Photos and text by Robert Kokenyesi, Ceramic Artist, Beachfront Pottery, Godfrey, IL 62035, IL USA.
The exhibit took place in the galleries of the Edwardsville Art Center, in Edwardsville, Illinois, from May 26, 2017 to June 16, 2017.
The Call for Entries
This was an invitational exhibit that included pieces from local potters, and from the ceramic art collection of the Southern Illinois University at Edwardsville (SIUE). The curator of the exhibit, Carolyn Tidball, wrote: “the teapot has long been an ideal canvas for artists to express ideas, both conceptually and in design. From ancient Japanese ceremonies to debuts on Star Trek, the teapot has outlasted trends and infiltrated the lives nearly every community. My intention with this exhibit is to showcase a wide range of ways that artists utilize the teapot form to investigate ideas and explore design and composition.”
The Ceramic Pieces
Here. in Part 3, I will report on the recently made teapots that are strongly modified from the traditional teapot shape, and on the ones that have heavy surface modification (carving, sculptural elements).
Mark recreates patterns he experienced in past BMX bike rides. In his decorations the softness of nature interacts with strong geometric forms.
Lakyn writes that the patterns on the surface of her pieces express the organization she has in her life. On the other hand, the salt firing forces her to give up obsession with perfection. While she enjoys producing functional ware, she hopes that the viewer takes notice the controlled effort applied to the design, and the colorful spontaneity delivered by the salt kiln.
The the color combination, the shape of the lid holder, and the layered/carved appearance is very attractive especially on the pot on the right.
Susan writes that she often finds “shards of pottery, remnant from an old car, and other odds and ends. Those artifacts, family mementos, and the creatures with whom I share this land, provided inspiration for this work.”
Jimmy’s statement says that he is a representational artist of Taiwanese heritage. He uses a combination of slab building and wheel throwing to create one of a kind functional pieces, specifically teapots. He explores this functional object in the sense of traditional concept, but also in the sense of symbolic content that can be used for our daily contemplation. I do see his tent at art firs, and his work is always very high quality, and very unique.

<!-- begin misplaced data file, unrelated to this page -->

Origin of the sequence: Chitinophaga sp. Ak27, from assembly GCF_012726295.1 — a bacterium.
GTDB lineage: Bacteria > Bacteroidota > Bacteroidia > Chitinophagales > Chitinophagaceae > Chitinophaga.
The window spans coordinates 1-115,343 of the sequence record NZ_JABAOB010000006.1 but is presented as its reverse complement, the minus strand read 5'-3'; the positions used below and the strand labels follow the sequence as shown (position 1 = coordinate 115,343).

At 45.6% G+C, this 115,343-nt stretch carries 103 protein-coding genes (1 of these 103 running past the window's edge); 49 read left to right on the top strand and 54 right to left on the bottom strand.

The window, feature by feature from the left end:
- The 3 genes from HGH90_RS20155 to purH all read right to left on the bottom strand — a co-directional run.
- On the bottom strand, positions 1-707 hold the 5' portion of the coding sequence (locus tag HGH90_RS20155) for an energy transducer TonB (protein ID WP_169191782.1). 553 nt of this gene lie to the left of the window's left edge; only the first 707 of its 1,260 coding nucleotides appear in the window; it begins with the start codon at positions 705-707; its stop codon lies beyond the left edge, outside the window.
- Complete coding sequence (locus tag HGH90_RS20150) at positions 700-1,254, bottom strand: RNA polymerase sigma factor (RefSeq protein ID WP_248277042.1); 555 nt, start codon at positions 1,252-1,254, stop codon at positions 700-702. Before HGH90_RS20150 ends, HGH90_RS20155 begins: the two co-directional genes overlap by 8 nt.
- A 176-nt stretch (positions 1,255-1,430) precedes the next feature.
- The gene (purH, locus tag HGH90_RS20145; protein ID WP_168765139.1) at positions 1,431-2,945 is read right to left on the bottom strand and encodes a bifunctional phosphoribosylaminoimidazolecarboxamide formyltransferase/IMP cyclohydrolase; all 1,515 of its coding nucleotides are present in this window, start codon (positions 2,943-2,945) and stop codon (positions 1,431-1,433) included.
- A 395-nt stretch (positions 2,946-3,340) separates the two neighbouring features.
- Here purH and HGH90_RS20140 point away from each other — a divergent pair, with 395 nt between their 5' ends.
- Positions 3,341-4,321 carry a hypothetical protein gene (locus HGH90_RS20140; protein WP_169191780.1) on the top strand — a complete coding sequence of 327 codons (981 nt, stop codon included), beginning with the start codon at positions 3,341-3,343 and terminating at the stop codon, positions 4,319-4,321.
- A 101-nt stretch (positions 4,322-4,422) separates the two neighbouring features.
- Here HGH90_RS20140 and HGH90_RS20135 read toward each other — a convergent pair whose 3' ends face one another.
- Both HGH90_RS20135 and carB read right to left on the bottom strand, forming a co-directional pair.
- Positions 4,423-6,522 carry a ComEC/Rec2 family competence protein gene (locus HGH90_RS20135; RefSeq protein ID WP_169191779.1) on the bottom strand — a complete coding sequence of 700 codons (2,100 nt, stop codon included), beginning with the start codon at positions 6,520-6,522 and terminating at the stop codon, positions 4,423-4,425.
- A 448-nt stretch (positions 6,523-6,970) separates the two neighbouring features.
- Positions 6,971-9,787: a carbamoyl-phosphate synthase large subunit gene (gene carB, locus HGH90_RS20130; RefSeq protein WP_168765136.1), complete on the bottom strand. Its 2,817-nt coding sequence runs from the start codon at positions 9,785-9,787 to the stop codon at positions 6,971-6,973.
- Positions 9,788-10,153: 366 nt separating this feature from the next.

This is one of the few explicitly stated work in earthenware plus mid/low fire glazes. Carolyn states that this piece is a representation of a new direction for her, away from wheel thrown forms to hand built, pinched forms. She feels released by the use of bold bright colors. “What stayed constant for me is my pull to show a sense of movement within the object. Leaving the process of my work apparent in the final piece is exciting to me.”
Brandy uses repeated shapes, patterns, colors from nature. Her pieces reflect her meditation on the things that make her happy.
Richard writes that he doesn’t particularly likes tea as a drink, but he likes the teapot as a vehicle for expression, and artistic exploration it has enjoyed a rich history. “Its familiarity, both form and function, provides easy accessibility to the audience.” He has passion for forms from the architectural science and the natural world. He combines that passion with curiosity about the interplay between art and the spiritual world. Add to all that an interest in religious iconography, and you have a series of very unique teapots. I’ve seen Richard’s large plates at other exhibits, and those pieces, like his teapots, captivates the viewer with crisp borders between colors, and attractively structured surfaces.
Kodi writes that he was impressed by graffiti in Chicago, and that he wanted to push that type of communication into three dimensions. This piece provides information about the evolution and migration of graffiti.
Kodi writes that he was impressed by graffiti in Chicago, and that he wanted to push that type of communication into three dimensions. The textured slabs in this piece create between form and surface. Drew writes: “when you make art you submit yourself to the waves, and you drift thrash in the currents of time. Your art is everything in that moment.”
This porcelain teapot had a striking look, because of the shape and the contrasting colors. According to his statement, Joe attaches a great importance to the porcelain bubbles; the convex language of the bubbles transfers a flux to the piece.